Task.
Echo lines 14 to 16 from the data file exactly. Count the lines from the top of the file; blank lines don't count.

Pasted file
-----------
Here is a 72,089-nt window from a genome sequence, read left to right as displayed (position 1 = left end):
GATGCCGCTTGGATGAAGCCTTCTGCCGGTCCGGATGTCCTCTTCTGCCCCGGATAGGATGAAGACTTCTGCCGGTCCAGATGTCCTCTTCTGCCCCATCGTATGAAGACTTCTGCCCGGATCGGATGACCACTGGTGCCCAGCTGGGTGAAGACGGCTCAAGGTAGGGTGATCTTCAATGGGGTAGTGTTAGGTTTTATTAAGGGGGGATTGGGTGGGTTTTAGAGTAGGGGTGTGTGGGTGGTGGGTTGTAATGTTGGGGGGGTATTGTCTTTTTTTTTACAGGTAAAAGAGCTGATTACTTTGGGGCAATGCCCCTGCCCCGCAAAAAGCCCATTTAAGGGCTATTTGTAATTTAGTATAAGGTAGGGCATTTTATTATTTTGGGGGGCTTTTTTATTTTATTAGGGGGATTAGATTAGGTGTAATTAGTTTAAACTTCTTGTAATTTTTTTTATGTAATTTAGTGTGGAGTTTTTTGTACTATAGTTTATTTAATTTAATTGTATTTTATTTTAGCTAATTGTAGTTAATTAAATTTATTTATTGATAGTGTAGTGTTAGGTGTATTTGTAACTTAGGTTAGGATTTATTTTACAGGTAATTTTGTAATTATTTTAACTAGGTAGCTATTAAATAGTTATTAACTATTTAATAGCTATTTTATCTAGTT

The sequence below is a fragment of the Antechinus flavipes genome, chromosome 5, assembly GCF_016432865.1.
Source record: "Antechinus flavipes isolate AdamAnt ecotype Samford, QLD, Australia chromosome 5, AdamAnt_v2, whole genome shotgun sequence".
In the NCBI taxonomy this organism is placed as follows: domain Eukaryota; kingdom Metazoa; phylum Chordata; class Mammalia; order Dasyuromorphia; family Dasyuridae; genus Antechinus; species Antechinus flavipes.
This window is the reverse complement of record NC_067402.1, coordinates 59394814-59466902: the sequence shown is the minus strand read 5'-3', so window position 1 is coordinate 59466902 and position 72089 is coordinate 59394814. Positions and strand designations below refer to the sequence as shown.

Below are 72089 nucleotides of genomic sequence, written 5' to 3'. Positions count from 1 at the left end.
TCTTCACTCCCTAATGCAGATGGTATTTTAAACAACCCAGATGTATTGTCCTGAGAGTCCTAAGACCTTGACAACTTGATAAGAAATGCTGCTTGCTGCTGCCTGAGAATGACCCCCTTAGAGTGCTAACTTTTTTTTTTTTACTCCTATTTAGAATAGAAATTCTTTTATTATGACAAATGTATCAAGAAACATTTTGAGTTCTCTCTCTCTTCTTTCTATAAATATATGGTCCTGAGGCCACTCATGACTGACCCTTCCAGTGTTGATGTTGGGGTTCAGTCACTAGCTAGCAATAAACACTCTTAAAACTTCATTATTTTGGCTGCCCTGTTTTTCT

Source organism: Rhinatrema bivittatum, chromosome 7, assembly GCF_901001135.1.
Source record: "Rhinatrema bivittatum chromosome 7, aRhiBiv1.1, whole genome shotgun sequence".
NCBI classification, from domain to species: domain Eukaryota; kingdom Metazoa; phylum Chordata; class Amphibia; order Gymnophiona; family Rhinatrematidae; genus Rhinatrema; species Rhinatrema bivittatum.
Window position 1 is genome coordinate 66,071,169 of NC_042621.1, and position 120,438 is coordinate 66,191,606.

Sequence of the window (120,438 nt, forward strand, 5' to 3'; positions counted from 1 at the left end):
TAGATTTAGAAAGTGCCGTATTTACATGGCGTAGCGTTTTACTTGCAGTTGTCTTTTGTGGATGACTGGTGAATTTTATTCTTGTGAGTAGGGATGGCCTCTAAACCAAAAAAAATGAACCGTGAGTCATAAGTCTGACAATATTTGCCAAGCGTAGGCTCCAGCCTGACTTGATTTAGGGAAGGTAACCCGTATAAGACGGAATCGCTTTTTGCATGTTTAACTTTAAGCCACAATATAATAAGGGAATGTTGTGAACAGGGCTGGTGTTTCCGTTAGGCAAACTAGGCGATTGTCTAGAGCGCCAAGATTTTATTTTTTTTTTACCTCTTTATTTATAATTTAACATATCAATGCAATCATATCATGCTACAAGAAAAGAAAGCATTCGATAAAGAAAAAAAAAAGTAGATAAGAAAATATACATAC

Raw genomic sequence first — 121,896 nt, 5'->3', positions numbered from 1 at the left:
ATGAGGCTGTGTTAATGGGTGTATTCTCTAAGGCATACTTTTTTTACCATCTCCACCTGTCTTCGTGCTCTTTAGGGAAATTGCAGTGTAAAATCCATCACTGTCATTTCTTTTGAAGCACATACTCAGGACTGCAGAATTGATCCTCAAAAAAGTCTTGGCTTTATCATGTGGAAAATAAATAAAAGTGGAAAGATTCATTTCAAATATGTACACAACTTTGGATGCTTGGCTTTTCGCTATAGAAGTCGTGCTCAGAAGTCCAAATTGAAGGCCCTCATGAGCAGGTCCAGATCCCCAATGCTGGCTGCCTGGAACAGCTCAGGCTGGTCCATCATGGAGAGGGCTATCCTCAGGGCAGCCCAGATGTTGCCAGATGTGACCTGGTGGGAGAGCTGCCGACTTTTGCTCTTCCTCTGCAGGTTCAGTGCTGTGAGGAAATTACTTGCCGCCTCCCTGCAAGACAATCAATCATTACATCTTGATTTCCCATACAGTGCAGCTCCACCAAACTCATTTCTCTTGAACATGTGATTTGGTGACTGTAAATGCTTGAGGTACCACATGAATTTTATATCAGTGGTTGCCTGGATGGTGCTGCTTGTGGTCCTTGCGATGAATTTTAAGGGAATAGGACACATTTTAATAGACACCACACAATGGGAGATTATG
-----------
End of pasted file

TAGATTTAGAAAGTGCCGTATTTACATGGCGTAGCGTTTTACTTGCAGTTGTCTTTTGTGGATGACTGGTGAATTTTATTCTTGTGAGTAGGGATGGCCTCTAAACCAAAAAAAATGAACCGTGAGTCATAAGTCTGACAATATTTGCCAAGCGTAGGCTCCAGCCTGACTTGATTTAGGGAAGGTAACCCGTATAAGACGGAATCGCTTTTTGCATGTTTAACTTTAAGCCACAATATAATAAGGGAATGTTGTGAACAGGGCTGGTGTTTCCGTTAGGCAAACTAGGCGATTGTCTAGAGCGCCAAGATTTTATTTTTTTTTTACCTCTTTATTTATAATTTAACATATCAATGCAATCATATCATGCTACAAGAAAAGAAAGCATTCGATAAAGAAAAAAAAAAGTAGATAAGAAAATATACATAC

Raw genomic sequence first — 121,896 nt, 5'->3', positions numbered from 1 at the left:
ATGAGGCTGTGTTAATGGGTGTATTCTCTAAGGCATACTTTTTTTACCATCTCCACCTGTCTTCGTGCTCTTTAGGGAAATTGCAGTGTAAAATCCATCACTGTCATTTCTTTTGAAGCACATACTCAGGACTGCAGAATTGATCCTCAAAAAAGTCTTGGCTTTATCATGTGGAAAATAAATAAAAGTGGAAAGATTCATTTCAAATATGTACACAACTTTGGATGCTTGGCTTTTCGCTATAGAAGTCGTGCTCAGAAGTCCAAATTGAAGGCCCTCATGAGCAGGTCCAGATCCCCAATGCTGGCTGCCTGGAACAGCTCAGGCTGGTCCATCATGGAGAGGGCTATCCTCAGGGCAGCCCAGATGTTGCCAGATGTGACCTGGTGGGAGAGCTGCCGACTTTTGCTCTTCCTCTGCAGGTTCAGTGCTGTGAGGAAATTACTTGCCGCCTCCCTGCAAGACAATCAATCATTACATCTTGATTTCCCATACAGTGCAGCTCCACCAAACTCATTTCTCTTGAACATGTGATTTGGTGACTGTAAATGCTTGAGGTACCACATGAATTTTATATCAGTGGTTGCCTGGATGGTGCTGCTTGTGGTCCTTGCGATGAATTTTAAGGGAATAGGACACATTTTAATAGACACCACACAATGGGAGATTATG